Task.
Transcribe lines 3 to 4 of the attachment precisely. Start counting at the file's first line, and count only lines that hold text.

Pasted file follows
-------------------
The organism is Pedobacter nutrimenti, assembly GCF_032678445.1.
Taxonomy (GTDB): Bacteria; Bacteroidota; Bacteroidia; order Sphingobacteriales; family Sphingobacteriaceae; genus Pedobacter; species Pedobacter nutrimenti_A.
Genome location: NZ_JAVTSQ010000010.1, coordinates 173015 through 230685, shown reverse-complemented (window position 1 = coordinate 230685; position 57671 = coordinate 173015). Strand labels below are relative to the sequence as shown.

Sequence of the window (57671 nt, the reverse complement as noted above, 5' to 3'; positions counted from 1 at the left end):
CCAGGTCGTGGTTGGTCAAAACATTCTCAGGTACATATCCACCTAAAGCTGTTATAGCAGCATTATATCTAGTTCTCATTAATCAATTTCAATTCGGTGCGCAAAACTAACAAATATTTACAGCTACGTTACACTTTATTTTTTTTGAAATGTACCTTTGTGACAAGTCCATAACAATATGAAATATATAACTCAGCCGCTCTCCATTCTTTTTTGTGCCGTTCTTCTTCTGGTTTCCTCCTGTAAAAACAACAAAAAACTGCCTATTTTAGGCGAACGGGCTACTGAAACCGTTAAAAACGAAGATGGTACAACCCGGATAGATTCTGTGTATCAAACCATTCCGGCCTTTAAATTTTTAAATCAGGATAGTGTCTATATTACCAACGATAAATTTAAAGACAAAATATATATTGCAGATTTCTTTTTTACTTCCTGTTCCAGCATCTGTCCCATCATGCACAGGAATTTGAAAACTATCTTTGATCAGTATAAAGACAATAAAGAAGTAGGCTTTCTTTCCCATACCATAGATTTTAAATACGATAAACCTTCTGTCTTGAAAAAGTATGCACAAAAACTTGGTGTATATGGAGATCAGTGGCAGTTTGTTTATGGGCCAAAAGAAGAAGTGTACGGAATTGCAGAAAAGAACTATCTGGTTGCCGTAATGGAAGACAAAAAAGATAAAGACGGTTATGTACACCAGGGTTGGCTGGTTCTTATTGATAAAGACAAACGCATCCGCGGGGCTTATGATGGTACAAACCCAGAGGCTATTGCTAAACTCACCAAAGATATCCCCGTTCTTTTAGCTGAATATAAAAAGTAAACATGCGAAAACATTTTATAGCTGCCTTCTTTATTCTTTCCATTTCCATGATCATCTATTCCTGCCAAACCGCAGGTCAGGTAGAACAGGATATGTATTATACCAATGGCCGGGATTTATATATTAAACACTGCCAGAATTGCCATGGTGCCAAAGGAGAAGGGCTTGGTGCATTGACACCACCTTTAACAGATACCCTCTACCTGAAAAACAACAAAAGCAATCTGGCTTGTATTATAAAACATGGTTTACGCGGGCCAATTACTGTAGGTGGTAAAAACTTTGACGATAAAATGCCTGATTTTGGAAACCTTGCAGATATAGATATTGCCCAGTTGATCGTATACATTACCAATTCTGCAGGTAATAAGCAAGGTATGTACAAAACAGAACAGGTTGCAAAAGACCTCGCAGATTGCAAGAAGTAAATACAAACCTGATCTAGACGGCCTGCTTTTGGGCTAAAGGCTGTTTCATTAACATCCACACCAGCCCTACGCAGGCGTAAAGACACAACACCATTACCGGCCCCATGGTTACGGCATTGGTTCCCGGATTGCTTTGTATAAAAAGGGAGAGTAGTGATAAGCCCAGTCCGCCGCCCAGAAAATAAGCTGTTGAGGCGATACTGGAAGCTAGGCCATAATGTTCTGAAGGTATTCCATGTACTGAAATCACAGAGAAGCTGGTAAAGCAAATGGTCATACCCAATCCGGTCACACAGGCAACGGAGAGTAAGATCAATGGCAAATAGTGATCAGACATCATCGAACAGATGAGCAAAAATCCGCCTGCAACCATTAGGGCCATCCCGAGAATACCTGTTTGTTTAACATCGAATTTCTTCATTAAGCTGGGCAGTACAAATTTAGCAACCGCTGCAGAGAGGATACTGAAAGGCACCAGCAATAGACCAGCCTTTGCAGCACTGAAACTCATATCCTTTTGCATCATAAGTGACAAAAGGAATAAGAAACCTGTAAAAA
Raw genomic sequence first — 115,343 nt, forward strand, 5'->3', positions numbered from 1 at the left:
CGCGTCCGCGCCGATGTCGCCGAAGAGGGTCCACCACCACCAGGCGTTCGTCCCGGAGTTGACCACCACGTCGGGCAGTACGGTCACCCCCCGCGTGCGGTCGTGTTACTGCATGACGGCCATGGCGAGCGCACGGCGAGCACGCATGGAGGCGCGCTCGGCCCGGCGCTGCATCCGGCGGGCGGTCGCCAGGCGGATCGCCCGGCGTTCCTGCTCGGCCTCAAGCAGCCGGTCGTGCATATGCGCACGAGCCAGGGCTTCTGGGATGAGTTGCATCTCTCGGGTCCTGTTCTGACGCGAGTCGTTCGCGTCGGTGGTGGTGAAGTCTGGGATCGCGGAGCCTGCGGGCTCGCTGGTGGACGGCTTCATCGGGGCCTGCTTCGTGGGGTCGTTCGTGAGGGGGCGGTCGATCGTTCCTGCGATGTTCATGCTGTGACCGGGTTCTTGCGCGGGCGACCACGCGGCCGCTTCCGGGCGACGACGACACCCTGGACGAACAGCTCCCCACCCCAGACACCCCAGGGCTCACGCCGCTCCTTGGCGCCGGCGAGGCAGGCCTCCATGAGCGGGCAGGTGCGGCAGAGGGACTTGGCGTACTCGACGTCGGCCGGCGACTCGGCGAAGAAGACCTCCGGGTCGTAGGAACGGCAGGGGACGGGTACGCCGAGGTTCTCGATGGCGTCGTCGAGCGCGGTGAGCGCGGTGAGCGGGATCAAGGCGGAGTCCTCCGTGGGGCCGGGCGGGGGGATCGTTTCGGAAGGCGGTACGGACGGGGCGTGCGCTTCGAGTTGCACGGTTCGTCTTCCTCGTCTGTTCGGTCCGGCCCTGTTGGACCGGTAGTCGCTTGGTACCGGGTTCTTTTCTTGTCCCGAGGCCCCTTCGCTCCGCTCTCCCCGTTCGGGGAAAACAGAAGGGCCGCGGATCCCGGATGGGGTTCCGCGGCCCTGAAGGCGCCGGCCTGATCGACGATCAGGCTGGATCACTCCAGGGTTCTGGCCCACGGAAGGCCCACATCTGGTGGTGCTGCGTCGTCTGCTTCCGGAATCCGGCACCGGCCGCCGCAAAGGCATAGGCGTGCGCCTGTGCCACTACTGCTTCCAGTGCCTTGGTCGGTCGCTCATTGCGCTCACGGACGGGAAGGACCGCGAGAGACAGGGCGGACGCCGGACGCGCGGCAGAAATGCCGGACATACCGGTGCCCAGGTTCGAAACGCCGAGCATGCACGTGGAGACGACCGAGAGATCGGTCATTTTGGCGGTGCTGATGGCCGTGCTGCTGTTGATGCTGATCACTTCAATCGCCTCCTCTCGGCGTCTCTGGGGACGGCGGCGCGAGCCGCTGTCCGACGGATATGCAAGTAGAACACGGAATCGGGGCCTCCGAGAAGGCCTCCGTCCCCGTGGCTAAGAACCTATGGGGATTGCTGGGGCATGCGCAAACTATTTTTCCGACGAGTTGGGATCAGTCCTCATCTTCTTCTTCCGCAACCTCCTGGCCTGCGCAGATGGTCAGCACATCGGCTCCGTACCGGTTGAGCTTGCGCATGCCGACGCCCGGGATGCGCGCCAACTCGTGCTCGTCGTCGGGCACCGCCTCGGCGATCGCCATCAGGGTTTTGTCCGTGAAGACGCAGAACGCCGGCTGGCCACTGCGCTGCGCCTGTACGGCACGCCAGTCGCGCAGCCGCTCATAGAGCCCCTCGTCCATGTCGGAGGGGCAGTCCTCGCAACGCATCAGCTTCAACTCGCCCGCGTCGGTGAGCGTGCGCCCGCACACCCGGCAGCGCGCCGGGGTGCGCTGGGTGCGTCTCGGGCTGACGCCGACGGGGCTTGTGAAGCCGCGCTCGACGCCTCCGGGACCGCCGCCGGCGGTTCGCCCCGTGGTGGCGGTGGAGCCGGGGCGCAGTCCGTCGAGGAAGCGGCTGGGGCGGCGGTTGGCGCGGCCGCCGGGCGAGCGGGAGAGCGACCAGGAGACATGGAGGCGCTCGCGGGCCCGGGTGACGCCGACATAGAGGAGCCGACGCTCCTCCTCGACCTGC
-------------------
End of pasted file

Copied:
Genome location: NZ_JAVTSQ010000010.1, coordinates 173015 through 230685, shown reverse-complemented (window position 1 = coordinate 230685; position 57671 = coordinate 173015). Strand labels below are relative to the sequence as shown.

Sequence of the window (57671 nt, the reverse complement as noted above, 5' to 3'; positions counted from 1 at the left end):